There are many reasons to support nuclear energy, but if sustainability is important to you, the Nuclear Energy Institute (NEI) said, “Every year, nuclear-generated electricity saves our atmosphere from more than 470 million metric tons of carbon dioxide emissions that would otherwise come from fossil fuels. That is the same as taking nearly 100 million passenger vehicles off the road”. According to the NEI, “Nuclear energy provides more than half of America’s carbon-free electricity”.

To be clear, nuclear power is not currently renewable but it is sustainable. In other words, nuclear fuel is not at risk of being depleted for future generations, and greenhouse gas emissions are comparatively very low.

Safety and sustainability

There is so much to learn about how nuclear energy technology has evolved, and how it is evolving. Safety and sustainability are the primary themes driving more nuclear power generation. The technical characteristics of nuclear SMRs are complex to the average consumer. Our World in Data, a UK based non-profit, has produced a graphic comparison (link in the Further Reading section) that depicts the safest and cleanest forms of power generation. This represents the type of educational information that the average consumer can get their head around.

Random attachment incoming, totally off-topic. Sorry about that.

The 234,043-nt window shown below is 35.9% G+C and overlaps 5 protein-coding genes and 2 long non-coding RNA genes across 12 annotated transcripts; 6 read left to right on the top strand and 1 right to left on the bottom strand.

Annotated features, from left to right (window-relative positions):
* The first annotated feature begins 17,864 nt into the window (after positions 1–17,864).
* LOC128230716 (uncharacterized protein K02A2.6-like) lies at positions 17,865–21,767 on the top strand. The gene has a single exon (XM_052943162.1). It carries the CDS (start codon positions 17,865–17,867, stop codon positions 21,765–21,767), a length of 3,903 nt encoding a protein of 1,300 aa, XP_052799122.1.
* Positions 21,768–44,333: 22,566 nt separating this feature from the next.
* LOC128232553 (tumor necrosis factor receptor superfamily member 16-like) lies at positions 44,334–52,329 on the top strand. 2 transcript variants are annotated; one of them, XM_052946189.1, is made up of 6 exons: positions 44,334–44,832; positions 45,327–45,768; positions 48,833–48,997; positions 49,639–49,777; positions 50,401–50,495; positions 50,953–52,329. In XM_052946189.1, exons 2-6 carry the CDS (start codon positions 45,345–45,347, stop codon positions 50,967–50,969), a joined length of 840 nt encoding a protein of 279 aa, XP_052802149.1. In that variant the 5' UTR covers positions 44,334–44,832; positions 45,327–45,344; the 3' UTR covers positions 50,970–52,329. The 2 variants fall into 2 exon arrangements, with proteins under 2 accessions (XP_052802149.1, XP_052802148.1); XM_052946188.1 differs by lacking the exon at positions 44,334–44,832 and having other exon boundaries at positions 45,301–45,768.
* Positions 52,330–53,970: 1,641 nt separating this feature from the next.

Watch this space

At Data Center World 2023 we caught up with Oklo, soon to go public SMR startup. It already works with the US Department of Energy (DOE) on recycling of used nuclear fuel in partnership with the Argonne National Laboratory, Deep Isolation and Case Western Reserve University. The DOE awarded the four partners a $6.1 million contract for this recycling project, putting Oklo’s total US DOE funding to $15 million. We will discuss Oklo’s technology and focus on extending the life of nuclear fuel in a deep drive On the Radar article. Notably, in the conversation with us Oklo indicated it is hopeful legislation enabling SMRs will enable a 2025 deployment, the most aggressive timeline we have heard to date. It has also submitted a licensing project plan for its commercial-scale fuel recycling facility.

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Omdia

About the Author(s)

Alan Howard

Alan Howard is a principal analyst, colocation and DC building at Omdia.

Vladimir Galabov

Vladimir Galabov is the research director of cloud and data center at Omdia.